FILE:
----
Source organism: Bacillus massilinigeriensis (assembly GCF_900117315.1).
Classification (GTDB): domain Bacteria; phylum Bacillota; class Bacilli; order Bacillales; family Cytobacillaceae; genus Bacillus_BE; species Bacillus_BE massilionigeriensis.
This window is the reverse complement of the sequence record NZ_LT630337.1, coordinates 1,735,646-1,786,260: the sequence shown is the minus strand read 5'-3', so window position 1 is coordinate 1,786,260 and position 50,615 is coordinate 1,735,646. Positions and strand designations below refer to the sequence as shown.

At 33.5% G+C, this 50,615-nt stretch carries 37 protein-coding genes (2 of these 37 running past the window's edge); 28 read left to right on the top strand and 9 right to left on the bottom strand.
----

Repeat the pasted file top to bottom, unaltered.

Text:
Source organism: Bacillus massilinigeriensis (assembly GCF_900117315.1).
Classification (GTDB): domain Bacteria; phylum Bacillota; class Bacilli; order Bacillales; family Cytobacillaceae; genus Bacillus_BE; species Bacillus_BE massilionigeriensis.
This window is the reverse complement of the sequence record NZ_LT630337.1, coordinates 1,735,646-1,786,260: the sequence shown is the minus strand read 5'-3', so window position 1 is coordinate 1,786,260 and position 50,615 is coordinate 1,735,646. Positions and strand designations below refer to the sequence as shown.

At 33.5% G+C, this 50,615-nt stretch carries 37 protein-coding genes (2 of these 37 running past the window's edge); 28 read left to right on the top strand and 9 right to left on the bottom strand.